• "DRS was brought in to correct obviously wrong decisions and that is how captains should use it. Alastair Cook does just that, he is very sparing with it, and hopefully Michael Clarke does the same after this. To me, it has to be the umpire [fault]. A player is allowed to stand his ground. If Australia had one appeal left, Broad would have walked. The fact there was no referral left, he left it up to the umpire." - Glenn McGrath

  • "The rules say that it's 'in the opinion of the umpire' so it's above things like 'The Spirit of the Game'. I don't see bowlers asking you back when the ball is sliding down leg. There is no debate, it's quite simple. The Australians I have played with and have watched, with the exception of Adam Gilchrist, believe in standing and it's up to the umpire to give you out - there shouldn't be a morale argument. They should be upset, disappointed and angered by the umpires. If they keep making poor decisions, it's up to the ICC to do something about it." - Geoff Boycott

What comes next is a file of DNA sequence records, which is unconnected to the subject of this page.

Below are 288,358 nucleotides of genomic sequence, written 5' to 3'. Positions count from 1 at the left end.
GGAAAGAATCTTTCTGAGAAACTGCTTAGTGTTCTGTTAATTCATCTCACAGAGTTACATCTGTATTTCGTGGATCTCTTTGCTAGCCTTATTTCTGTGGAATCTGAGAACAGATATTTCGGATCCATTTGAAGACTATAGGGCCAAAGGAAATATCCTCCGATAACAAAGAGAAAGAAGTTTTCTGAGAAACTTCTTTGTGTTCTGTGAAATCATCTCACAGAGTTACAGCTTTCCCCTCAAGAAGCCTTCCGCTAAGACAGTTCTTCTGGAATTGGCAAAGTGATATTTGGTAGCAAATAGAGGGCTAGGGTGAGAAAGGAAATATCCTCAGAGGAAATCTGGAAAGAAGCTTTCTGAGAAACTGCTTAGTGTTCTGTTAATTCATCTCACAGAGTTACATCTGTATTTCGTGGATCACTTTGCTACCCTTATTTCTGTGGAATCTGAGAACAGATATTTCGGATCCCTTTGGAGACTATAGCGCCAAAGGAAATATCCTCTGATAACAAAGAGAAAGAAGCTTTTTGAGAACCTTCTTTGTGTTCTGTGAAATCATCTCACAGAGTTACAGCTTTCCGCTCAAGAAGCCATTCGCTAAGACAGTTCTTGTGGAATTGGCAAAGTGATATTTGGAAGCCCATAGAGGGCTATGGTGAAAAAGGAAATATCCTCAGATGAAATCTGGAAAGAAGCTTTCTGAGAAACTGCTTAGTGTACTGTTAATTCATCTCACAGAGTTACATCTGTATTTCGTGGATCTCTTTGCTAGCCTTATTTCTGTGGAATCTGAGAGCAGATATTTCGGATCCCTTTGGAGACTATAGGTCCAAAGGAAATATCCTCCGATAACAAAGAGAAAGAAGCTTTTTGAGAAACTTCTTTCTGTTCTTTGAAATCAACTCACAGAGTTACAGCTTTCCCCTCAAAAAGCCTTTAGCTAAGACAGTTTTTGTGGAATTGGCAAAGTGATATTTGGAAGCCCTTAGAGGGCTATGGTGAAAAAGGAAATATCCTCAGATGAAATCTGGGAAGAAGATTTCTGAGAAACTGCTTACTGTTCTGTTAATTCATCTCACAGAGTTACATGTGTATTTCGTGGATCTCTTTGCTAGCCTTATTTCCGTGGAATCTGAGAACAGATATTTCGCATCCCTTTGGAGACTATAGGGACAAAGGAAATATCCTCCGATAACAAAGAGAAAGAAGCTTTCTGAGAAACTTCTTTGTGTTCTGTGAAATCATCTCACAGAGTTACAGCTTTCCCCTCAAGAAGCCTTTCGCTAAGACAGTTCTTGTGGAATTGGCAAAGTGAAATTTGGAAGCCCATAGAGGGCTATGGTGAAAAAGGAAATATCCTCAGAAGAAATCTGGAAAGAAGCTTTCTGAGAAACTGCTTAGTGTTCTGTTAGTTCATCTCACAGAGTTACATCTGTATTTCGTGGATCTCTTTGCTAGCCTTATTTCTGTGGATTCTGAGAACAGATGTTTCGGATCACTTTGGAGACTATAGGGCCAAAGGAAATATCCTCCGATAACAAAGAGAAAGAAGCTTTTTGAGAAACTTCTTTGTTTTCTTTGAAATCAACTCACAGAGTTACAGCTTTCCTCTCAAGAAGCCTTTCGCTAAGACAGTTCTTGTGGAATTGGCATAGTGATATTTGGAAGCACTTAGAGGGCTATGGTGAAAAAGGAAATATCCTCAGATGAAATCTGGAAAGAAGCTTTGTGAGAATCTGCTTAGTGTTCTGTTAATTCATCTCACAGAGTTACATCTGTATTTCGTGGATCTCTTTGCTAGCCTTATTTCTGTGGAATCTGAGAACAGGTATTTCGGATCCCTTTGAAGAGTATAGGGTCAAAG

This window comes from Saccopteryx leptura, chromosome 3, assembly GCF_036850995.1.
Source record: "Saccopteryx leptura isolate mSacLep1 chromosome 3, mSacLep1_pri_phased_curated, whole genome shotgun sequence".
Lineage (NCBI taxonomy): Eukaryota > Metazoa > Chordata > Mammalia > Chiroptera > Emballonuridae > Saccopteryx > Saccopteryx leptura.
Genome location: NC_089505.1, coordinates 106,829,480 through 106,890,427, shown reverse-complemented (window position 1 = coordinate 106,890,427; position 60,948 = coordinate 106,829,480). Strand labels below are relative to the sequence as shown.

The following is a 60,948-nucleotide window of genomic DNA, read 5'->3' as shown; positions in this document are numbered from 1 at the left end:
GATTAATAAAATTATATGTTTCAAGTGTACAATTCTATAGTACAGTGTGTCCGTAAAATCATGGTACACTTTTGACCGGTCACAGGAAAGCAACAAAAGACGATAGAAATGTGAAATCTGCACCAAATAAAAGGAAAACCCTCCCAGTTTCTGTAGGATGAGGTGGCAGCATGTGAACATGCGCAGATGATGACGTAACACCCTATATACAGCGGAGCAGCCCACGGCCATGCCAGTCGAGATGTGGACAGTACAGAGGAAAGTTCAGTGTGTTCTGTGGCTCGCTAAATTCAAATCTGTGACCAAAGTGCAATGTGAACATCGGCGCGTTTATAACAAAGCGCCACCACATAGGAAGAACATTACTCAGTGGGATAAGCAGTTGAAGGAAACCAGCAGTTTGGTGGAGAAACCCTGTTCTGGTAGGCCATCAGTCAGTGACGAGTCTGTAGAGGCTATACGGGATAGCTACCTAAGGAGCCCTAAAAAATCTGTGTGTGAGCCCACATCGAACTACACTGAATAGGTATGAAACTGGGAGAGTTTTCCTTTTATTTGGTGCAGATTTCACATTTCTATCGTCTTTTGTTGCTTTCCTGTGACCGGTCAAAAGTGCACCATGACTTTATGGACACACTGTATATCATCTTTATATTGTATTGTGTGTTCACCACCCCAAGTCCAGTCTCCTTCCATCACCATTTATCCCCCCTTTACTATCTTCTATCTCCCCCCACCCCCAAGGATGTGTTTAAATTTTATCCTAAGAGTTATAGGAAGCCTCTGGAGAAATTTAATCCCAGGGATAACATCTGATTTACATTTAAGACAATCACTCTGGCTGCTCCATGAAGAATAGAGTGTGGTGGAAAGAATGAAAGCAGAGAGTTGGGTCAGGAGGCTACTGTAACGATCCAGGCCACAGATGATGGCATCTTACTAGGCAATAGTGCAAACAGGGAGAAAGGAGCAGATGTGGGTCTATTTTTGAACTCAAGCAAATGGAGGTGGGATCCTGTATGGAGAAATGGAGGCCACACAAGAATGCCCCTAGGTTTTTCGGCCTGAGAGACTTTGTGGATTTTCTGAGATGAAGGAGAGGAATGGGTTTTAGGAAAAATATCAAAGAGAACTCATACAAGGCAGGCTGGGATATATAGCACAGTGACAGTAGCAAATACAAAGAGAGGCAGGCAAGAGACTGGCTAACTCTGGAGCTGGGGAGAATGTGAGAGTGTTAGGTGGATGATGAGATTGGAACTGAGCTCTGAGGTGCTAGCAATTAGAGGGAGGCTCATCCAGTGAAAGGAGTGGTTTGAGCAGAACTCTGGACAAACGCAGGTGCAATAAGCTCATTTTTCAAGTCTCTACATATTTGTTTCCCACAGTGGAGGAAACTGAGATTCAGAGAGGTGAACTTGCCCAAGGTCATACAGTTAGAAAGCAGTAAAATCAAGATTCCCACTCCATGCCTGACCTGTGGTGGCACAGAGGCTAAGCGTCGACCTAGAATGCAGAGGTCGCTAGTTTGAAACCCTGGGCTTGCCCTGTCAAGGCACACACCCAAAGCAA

• "He (Dar) always gets the crucial decisions wrong & always has, that's why he's not a great umpire! We all make mistakes & it's a very tough job being an umpire, but when Dar continually makes crucial mistakes why does he keep getting a gig?" - Shane Warne on Twitter

"Obviously people are going to be frustrated but it's hard out there for players, for umpires. It's a long day, it's a tough day for people out there. Things are going to happen and we just have to deal with it. That's just a part of the game and spectators have to understand that - that there are times when things like that happen. Obviously it's a long day and it's hard for everyone involved. We can't be blaming anyone."

Siddle's acceptance of Broad's failure to walk - common practice in professional cricket for a generation and more - was in contrast to howls of outrage on social media sites and from media commentators, many of who judged Broad's behaviour as immoral and unsporting.

Michael Holding, the former West Indian fast bowler, contended that Broad's behaviour was comparable to that of the West Indies wicketkeeper Denesh Ramdin, who falsely claimed a catch against Pakistan in a Champions Trophy match at The Oval in London last month. Ramdin was banned for two one-day games by the ICC match referee, who happened to be Broad's father, Chris.